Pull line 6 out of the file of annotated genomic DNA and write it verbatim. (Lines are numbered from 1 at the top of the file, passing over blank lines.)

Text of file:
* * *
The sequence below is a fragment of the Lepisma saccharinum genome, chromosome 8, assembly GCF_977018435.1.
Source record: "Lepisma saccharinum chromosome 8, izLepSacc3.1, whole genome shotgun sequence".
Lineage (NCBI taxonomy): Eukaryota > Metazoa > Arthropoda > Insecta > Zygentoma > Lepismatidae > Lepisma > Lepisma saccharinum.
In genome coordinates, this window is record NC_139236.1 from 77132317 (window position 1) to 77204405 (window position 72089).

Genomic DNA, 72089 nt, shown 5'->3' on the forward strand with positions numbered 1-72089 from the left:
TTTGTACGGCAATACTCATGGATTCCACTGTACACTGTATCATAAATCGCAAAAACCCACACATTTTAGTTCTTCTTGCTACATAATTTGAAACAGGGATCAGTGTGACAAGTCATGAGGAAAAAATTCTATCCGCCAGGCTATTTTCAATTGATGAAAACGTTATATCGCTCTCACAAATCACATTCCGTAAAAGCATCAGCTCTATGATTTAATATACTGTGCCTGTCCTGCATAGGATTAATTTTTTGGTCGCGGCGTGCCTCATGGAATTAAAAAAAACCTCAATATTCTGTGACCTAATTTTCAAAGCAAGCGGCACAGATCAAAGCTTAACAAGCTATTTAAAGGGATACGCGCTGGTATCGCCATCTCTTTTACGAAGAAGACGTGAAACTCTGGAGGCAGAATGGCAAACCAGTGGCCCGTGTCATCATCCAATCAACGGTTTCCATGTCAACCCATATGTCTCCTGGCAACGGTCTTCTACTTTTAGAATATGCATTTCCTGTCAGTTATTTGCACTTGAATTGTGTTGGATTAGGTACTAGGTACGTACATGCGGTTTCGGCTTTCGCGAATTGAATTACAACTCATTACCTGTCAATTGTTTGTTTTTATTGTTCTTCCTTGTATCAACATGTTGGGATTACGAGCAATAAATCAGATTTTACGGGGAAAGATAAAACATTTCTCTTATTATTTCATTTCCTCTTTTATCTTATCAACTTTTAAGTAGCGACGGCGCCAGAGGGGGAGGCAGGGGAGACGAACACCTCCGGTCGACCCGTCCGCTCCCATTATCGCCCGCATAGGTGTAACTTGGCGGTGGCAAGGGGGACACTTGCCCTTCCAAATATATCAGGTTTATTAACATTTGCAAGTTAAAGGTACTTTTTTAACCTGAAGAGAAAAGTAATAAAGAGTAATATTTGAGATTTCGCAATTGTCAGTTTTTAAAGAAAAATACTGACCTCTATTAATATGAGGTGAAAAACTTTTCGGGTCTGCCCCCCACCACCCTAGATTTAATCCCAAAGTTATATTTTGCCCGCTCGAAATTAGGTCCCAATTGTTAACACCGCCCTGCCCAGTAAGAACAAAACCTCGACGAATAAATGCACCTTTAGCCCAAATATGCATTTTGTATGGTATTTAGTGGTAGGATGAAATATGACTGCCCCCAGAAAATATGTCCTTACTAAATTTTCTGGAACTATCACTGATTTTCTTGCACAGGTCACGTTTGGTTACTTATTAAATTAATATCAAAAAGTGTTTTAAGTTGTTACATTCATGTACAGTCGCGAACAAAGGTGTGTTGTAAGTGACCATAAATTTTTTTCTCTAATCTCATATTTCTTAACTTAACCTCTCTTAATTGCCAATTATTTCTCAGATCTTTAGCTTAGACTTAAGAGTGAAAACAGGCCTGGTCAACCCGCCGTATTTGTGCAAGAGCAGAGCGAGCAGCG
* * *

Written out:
TTTGTACGGCAATACTCATGGATTCCACTGTACACTGTATCATAAATCGCAAAAACCCACACATTTTAGTTCTTCTTGCTACATAATTTGAAACAGGGATCAGTGTGACAAGTCATGAGGAAAAAATTCTATCCGCCAGGCTATTTTCAATTGATGAAAACGTTATATCGCTCTCACAAATCACATTCCGTAAAAGCATCAGCTCTATGATTTAATATACTGTGCCTGTCCTGCATAGGATTAATTTTTTGGTCGCGGCGTGCCTCATGGAATTAAAAAAAACCTCAATATTCTGTGACCTAATTTTCAAAGCAAGCGGCACAGATCAAAGCTTAACAAGCTATTTAAAGGGATACGCGCTGGTATCGCCATCTCTTTTACGAAGAAGACGTGAAACTCTGGAGGCAGAATGGCAAACCAGTGGCCCGTGTCATCATCCAATCAACGGTTTCCATGTCAACCCATATGTCTCCTGGCAACGGTCTTCTACTTTTAGAATATGCATTTCCTGTCAGTTATTTGCACTTGAATTGTGTTGGATTAGGTACTAGGTACGTACATGCGGTTTCGGCTTTCGCGAATTGAATTACAACTCATTACCTGTCAATTGTTTGTTTTTATTGTTCTTCCTTGTATCAACATGTTGGGATTACGAGCAATAAATCAGATTTTACGGGGAAAGATAAAACATTTCTCTTATTATTTCATTTCCTCTTTTATCTTATCAACTTTTAAGTAGCGACGGCGCCAGAGGGGGAGGCAGGGGAGACGAACACCTCCGGTCGACCCGTCCGCTCCCATTATCGCCCGCATAGGTGTAACTTGGCGGTGGCAAGGGGGACACTTGCCCTTCCAAATATATCAGGTTTATTAACATTTGCAAGTTAAAGGTACTTTTTTAACCTGAAGAGAAAAGTAATAAAGAGTAATATTTGAGATTTCGCAATTGTCAGTTTTTAAAGAAAAATACTGACCTCTATTAATATGAGGTGAAAAACTTTTCGGGTCTGCCCCCCACCACCCTAGATTTAATCCCAAAGTTATATTTTGCCCGCTCGAAATTAGGTCCCAATTGTTAACACCGCCCTGCCCAGTAAGAACAAAACCTCGACGAATAAATGCACCTTTAGCCCAAATATGCATTTTGTATGGTATTTAGTGGTAGGATGAAATATGACTGCCCCCAGAAAATATGTCCTTACTAAATTTTCTGGAACTATCACTGATTTTCTTGCACAGGTCACGTTTGGTTACTTATTAAATTAATATCAAAAAGTGTTTTAAGTTGTTACATTCATGTACAGTCGCGAACAAAGGTGTGTTGTAAGTGACCATAAATTTTTTTCTCTAATCTCATATTTCTTAACTTAACCTCTCTTAATTGCCAATTATTTCTCAGATCTTTAGCTTAGACTTAAGAGTGAAAACAGGCCTGGTCAACCCGCCGTATTTGTGCAAGAGCAGAGCGAGCAGCG